FLESSA: And we would still be able to meet the treaty obligations to Mexico.

MATALON: That's because the U.S. says it will replace the water that now flows to the Cienega. But it hasn't said how. That worries people concerned about the Cienega. It also worries Mexican farmers. Juan Butron Mendez irrigates seven acres of wheat with the last traces of Colorado water as the river dries up in Mexico. He's not happy with it's quality, but he says it's better than no water at all. Butron is also a naturalist working to save the wetland. He says the plan to keep that water is the latest example of the U.S. giving Mexico short shrift on Colorado water. The U.S. counters that Mexico violates it's water treaty obligations as well. Butron says it's time for the countries to cooperate as the treaty mandates. He says competing needs can be met by leaving fields fallow on a rotating basis on both sides of the border. Butron also wants the U.S. to use it's own groundwater to bolster urban water supplies, not the wastewater currently sent to Mexico. But that ground water is already spoken for as well. It's used to irrigate vast fields across the southwest and U.S. farmers have been assured that their water supply won't change under a new treaty. Those major questions, of which side will give what, remain unresolved. So for now, supporters of the Cienega Santa Clara are pinning their hopes on smaller, local efforts to save water. In Tucson, Arizona, for example, developers will soon have to supply half of the water used in landscaping from harvested rainwater. Across the border in Nogales, Mexico, watering lawns is only allowed on certain days. And a growing number of people on both sides are recycling gray water. For example, using water from dishwashers and laundry machines to water their lawns or wash their cars. It's a start, but Francisco Zamora says saving places like the Cienega will take more than goodwill and local efforts. It will take a comprehensive bi-national agreement. Zamora serves as an advisor to the international commission that's renegotiating the treaty. He says the process might be the last chance.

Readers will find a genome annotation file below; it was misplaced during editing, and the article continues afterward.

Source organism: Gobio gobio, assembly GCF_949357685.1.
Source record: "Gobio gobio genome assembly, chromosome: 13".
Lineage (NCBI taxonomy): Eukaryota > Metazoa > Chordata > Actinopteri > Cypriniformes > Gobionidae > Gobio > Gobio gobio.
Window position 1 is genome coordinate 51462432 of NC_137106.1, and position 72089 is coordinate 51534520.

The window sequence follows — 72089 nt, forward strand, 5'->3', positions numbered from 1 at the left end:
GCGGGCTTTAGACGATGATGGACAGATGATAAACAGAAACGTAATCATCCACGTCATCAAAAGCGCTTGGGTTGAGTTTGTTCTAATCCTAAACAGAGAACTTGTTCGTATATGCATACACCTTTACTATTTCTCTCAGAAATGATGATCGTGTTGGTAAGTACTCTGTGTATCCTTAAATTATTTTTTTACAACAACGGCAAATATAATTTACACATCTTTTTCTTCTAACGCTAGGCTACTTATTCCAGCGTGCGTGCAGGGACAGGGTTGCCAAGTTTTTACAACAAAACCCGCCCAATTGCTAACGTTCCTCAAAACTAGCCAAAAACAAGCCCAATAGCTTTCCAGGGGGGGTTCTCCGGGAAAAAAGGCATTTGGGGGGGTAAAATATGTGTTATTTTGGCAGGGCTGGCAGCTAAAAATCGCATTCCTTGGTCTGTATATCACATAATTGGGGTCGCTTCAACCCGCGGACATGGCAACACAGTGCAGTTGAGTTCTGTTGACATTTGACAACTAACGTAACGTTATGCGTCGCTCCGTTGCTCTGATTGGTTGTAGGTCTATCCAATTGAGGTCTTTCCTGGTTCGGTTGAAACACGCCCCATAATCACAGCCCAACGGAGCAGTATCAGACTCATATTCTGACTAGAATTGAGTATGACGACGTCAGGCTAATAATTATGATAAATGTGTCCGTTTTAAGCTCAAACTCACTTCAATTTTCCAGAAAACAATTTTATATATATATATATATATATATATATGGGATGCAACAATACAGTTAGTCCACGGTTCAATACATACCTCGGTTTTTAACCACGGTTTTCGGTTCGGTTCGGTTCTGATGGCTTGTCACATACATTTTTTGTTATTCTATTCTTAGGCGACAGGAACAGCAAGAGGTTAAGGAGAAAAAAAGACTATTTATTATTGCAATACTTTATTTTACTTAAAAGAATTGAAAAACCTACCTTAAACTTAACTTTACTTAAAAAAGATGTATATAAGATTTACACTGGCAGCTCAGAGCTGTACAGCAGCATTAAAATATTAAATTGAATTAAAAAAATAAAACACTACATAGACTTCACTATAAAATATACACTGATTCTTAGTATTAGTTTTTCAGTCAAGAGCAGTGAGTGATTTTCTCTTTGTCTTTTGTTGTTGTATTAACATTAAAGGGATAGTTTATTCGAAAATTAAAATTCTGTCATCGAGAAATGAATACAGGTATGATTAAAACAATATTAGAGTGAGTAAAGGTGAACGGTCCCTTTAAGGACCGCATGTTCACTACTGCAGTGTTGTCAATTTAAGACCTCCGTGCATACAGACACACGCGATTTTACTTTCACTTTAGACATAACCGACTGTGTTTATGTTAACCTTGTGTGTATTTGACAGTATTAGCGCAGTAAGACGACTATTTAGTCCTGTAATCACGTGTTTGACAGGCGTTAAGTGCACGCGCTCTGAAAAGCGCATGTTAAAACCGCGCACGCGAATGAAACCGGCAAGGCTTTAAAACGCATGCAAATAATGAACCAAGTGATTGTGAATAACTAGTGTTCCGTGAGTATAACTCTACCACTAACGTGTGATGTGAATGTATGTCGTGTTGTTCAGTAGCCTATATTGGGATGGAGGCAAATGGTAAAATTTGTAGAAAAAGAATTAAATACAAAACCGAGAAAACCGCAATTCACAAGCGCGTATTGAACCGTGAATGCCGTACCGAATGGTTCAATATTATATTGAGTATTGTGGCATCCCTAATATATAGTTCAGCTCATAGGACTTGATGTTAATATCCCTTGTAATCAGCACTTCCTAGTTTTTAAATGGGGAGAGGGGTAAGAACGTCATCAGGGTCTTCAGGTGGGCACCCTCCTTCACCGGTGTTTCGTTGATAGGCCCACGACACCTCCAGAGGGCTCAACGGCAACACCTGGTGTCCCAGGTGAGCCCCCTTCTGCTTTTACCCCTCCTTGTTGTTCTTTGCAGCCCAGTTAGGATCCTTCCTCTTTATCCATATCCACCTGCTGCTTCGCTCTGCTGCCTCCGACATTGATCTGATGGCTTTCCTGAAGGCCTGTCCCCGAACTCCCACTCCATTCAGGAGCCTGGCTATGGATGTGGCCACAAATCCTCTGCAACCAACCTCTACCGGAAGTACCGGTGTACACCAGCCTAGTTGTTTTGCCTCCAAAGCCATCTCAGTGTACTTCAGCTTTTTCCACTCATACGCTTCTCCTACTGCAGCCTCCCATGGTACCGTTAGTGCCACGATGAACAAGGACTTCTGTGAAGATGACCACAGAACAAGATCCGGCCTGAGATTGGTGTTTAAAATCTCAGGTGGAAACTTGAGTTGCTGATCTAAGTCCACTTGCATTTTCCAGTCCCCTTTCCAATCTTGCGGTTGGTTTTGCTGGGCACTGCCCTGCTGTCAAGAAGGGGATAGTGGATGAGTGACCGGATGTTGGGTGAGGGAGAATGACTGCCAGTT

ARROYO: And to me, this is it. If we cannot reach an agreement and secure water for the different areas, including the Cienega, I'm not sure we're going to have another opportunity in the future. We are at a key moment in time where Mexico and the U.S. can make a difference, not only in the short term, but for the long term.

MATALON: Both sides say they hope to strike a new agreement within two years. Neither side will agree to any specifics in a reworked treaty before analyzing the results of the Yuma desalting plant's trial run in May. With nowhere else to go, the fate of the wildlife that depends on the Cienega de Santa Clara hangs on the outcome of the negotiations. For The World, I'm Lorne Matalon, San Luis Rio Colorado, Mexico.